Spacing and family affect fusiform rust incidence in loblolly pine at age 17This article is part of a larger document. View the larger document here.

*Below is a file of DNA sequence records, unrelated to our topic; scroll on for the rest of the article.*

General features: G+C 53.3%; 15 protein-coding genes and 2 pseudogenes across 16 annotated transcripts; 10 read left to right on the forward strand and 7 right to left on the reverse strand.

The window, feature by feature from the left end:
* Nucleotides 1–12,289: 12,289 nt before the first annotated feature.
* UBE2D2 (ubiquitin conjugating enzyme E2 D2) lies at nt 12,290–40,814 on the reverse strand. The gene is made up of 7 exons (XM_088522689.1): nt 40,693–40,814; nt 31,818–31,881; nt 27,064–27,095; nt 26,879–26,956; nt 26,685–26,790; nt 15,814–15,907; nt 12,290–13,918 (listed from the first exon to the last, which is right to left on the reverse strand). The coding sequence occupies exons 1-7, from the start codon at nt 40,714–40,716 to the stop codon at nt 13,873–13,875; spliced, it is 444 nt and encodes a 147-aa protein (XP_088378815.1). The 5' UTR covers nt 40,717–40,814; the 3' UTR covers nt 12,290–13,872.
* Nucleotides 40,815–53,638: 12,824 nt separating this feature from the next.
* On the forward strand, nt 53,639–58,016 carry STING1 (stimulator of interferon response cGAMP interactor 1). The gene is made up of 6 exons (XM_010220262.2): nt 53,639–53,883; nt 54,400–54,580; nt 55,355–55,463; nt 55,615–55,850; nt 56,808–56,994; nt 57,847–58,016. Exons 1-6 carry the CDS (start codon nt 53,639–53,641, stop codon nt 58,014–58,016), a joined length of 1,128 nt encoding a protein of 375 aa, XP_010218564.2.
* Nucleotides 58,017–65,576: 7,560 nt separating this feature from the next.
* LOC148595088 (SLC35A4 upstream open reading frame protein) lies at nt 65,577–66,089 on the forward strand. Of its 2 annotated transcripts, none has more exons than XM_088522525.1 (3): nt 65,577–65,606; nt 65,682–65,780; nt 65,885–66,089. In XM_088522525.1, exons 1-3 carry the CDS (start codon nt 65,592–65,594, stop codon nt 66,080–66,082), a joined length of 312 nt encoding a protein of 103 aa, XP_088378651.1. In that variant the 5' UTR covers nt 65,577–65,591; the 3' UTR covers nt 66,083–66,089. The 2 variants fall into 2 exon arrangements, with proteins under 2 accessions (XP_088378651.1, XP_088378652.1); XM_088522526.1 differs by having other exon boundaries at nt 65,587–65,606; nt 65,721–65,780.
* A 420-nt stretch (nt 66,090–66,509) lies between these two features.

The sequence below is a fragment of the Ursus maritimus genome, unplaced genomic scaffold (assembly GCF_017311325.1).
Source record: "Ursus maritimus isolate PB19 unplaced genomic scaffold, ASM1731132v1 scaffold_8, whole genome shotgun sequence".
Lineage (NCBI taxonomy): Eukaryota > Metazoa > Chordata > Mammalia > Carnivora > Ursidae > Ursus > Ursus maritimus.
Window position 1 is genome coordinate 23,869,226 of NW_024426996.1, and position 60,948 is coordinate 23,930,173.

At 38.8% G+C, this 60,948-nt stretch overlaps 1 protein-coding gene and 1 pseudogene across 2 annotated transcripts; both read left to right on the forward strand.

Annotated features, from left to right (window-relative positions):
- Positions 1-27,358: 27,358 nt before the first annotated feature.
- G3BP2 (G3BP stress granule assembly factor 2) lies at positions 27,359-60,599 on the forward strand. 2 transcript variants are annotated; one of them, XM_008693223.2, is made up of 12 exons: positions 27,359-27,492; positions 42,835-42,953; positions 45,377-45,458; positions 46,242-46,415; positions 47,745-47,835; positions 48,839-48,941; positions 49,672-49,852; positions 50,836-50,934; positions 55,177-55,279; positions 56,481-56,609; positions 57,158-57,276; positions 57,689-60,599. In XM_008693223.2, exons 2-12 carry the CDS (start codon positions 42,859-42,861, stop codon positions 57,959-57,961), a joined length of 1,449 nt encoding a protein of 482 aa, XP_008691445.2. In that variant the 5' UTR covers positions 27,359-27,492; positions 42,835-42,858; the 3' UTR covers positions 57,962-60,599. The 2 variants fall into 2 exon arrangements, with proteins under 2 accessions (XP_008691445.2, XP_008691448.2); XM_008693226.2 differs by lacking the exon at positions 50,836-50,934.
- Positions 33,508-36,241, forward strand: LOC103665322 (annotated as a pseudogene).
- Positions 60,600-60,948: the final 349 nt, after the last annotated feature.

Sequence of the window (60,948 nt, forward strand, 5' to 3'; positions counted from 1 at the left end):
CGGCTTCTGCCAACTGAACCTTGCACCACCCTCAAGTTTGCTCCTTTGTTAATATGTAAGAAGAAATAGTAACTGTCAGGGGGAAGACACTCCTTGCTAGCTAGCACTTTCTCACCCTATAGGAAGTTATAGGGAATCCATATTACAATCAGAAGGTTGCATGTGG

The effects of fuel reduction treatments, fire and mechanical understory removal (alone and in combination), were examined to determine changes in abundance and composition of woody regeneration in the Southern Appalachian Mountains. While mechanical treatment alone (M) had little effect on seedling density, burning (B) and mechanical treatment + burning (MB) produced a significant increase. Sapling density was greatly reduced in MB immediately following treatment, but 2 years later abundant sprouting was observed. Regeneration of shade-tolerant species was encouraged in M and B, whereas MB favored shade-intolerant species. Reponses of dominant tree species varied by treatment based on species’ reproductive strategies. Red maple increased in B primarily through seed germination, whereas MB promoted sprouting. Yellow-poplar (Liriodendron tulipifera L.) showed rapid initial response to B and MB, but seedlings that germinated after fire in B did not persist. In contrast, seedlings germinating following treatment in MB thrived, quickly growing into the saplings. B and MB contained more than twice as many oak (Quercus spp.) seedlings recorded pretreatment, with the majority sprouting from remaining stems; however, a large acorn crop 1 year after burning contributed to seedling numbers observed the third year posttreatment. Shrub abundance was greatly reduced by M and MB, but sprouting in the understory layer was observed in all treatment units. Reducing fuel using techniques described here can affect woody species composition and potentially change development of mixed-oak forests in the Southern Appalachian Mountains.